Change Through the years:
The scene changed gradually as years went by. There were more and more loud and drunken party revelers each weekend. It became a place to avoid at those times. We’d drive through and get off to ourselves until things toned down on late Sunday afternoons. It was reasonable to see that it was no longer safe to have our cute girlfriends wander into that drunken shouting bombast, naked with a cold Heineken in hand.
Once that weekly two days of fireworks left, we could return to the beach and enjoy the ambiance. There were usually others around. I remember a couple drifting through the country in a camper truck. There was a group of grow your own raw food hippies from a commune, living on jicama mostly. There were those two tall and frisky twin sisters with their brother and their thirst for embracing life. Nearly all of us were young. There was a group camaraderie. We met people that we kept as friends away from the springs.
We figured out where the Federal and State boundaries were in the river. We learned that the Federal and state nudity laws differ, if push came to shove. We would often give lookout responsibility to a rotating staff, watching the road for any official trucks. It was community.
I was once given instruction as to how to clean the main outdoor hot spring pool as a sacred seva. It was like receiving the keys.
So it went for many years. Things got more popular. Big rig campers with “Canyon State Naturists” groups were found there. By the time that I found myself married and a brand new dad, we thought that we needed to find a less rugged naturism. We began to frequent resorts like Shangri La north of Phoenix.
I didn’t return to the hot spring for a few years. A new green campground was developed by the Forest Service, much farther from the springs. Once, I actually found a group of Boy Scouts there.
The entire river now flowed differently and my favorite aspects of the place had dropped like bowling pins. Apparently, it was still a good spot to get drunk all weekend.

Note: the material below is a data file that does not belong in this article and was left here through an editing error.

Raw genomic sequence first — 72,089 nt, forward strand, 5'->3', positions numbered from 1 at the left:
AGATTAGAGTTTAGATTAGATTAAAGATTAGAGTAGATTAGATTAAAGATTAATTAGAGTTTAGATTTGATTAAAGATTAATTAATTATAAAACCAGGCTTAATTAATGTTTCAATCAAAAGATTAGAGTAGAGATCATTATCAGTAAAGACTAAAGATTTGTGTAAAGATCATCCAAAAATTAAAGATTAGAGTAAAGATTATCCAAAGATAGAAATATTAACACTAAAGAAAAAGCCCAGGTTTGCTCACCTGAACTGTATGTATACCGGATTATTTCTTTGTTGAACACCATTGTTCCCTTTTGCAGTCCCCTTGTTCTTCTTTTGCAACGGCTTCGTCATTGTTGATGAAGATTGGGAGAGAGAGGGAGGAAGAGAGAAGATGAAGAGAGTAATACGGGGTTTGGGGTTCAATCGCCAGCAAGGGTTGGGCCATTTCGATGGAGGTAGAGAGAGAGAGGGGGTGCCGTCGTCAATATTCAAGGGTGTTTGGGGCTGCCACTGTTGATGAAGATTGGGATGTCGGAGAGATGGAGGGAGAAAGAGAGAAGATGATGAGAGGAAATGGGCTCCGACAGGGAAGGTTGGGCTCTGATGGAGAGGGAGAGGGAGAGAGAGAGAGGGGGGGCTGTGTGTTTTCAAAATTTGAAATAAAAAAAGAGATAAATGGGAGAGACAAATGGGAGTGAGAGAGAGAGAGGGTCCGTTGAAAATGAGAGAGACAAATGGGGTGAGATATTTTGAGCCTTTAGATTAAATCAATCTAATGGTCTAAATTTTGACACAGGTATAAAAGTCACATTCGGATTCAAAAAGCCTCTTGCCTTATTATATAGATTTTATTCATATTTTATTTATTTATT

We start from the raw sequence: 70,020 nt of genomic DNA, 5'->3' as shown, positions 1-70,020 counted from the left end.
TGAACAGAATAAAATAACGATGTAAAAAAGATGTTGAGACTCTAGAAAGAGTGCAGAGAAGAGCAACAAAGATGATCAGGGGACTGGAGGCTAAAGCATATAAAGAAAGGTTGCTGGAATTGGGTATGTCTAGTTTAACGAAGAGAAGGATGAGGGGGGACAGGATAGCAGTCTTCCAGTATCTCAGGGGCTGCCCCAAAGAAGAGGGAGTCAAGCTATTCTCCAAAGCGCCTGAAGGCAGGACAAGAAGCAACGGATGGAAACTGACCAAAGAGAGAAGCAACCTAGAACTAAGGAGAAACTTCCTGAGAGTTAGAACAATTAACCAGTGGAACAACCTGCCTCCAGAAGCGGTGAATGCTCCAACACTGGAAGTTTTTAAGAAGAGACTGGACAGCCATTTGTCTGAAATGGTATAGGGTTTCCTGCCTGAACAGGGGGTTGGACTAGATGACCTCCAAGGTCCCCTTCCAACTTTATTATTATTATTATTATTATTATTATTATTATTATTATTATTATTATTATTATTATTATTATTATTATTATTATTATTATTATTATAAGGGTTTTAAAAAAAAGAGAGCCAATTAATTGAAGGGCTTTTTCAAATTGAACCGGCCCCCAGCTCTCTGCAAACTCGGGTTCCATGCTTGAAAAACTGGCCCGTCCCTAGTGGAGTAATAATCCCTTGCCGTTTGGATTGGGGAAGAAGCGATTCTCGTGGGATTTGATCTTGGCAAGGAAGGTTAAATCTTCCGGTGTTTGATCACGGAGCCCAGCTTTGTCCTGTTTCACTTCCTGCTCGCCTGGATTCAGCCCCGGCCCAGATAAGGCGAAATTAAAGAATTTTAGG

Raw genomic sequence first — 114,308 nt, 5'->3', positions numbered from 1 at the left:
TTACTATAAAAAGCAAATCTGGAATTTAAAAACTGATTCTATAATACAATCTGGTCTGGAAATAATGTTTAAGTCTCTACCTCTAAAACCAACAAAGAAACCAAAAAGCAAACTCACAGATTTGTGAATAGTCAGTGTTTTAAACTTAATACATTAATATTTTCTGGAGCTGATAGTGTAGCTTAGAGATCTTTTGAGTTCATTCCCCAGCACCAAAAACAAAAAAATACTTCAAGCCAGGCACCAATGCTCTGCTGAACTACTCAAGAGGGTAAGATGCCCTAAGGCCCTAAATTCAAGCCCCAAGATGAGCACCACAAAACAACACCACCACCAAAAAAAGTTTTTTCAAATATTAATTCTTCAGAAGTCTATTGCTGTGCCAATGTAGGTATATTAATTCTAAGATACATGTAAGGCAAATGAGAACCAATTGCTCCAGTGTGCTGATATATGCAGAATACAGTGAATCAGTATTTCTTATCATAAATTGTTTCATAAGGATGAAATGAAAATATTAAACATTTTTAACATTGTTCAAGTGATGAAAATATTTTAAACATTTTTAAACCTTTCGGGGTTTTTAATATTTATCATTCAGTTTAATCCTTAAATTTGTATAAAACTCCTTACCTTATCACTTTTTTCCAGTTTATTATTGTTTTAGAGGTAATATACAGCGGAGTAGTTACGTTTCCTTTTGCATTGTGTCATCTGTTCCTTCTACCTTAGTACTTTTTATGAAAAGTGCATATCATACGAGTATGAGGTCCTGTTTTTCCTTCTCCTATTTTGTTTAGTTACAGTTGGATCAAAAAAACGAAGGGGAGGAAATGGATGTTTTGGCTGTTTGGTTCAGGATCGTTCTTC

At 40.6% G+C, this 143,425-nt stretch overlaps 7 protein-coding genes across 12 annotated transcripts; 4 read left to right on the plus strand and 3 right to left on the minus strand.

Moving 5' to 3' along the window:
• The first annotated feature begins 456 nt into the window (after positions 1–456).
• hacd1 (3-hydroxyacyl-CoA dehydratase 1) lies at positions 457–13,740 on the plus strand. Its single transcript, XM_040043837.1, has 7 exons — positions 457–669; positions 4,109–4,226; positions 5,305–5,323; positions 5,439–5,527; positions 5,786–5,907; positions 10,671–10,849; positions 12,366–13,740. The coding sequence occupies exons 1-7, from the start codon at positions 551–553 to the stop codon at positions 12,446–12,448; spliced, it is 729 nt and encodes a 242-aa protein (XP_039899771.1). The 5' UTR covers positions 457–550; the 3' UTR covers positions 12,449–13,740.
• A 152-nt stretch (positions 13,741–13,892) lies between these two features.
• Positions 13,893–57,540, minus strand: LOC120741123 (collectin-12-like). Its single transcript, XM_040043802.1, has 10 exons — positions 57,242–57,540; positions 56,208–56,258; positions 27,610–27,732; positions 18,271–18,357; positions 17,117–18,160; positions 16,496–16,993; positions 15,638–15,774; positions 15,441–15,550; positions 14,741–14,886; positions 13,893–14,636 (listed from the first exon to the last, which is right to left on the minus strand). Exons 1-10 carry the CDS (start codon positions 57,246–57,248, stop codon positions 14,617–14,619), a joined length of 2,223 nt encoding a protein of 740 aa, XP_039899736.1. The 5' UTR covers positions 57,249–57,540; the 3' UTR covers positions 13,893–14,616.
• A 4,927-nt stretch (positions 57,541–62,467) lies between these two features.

DF and I have decided that in 2019, we’re going to the Verde River Hot Springs!
So, just why is this place here? A dab of history:
Around 1916, the Child’s Power plant began to supply power to the new city of Jerome and its burgeoning copper mine. A road was cut and maintained.
The local hot springs were set into an enterprise, establishing a hotel retreat of sorts. It was reputed to be a good place for mobsters from back east to lay low, but then, this entire state was good for that. Huge tracks of land were bought as gangster real-estate investments. There are mobster names on roads here. They say that five C’s Copper, Cotton, Cattle, Citrus and Climate made Arizona. They tend to tone down “C”rime. With the spaces so wide and the border so close…well, time to digress.
Celebrities used to hang out and some made movies in Arizona. One day I was returning home and was just about to pass through a sharp bend, when a familiar face pulled around in a large sedan. He flagged me with his hand. A very unique affable personality in a white hat greeted me. “Say, is that ‘ol hot springs still out here?”
In shock, I replied “Yup. Just continue down the road.”
He thanked me. The only words that could appropriately come out of my stunned mouth were, “Happy Trails.”
Through the 30’s and 40’s, Childs, Verde Hot Springs and the Irving Plant continued to operate as examples of how darned ingenious people in the rugged Southwest were. Fossil Creek, which had been diverted for water for the plant, continued to not really exist (well, okay, there was an ecosystem, but it was not the one nature intended).
So, the resort failed in the early 1950’s. After being closed for several years and a couple of attempts to re-open, the hotel burned to the ground in 1961, or 62.
Environmental and Native American groups continued to protest the travesty of the draining of Fossil Creek Canyon in the name of clean power. The flume and the generating facilities were becoming increasingly considered to be obsolete and expensive to maintain. The system was dismantled around 2004.
Fossil Creek is now protected as a national treasure.
Next Week: We’ll take you along on our 2019 revisiting of the Verde Hot Springs. Our exploration of the restoration of Fossil Creek will follow.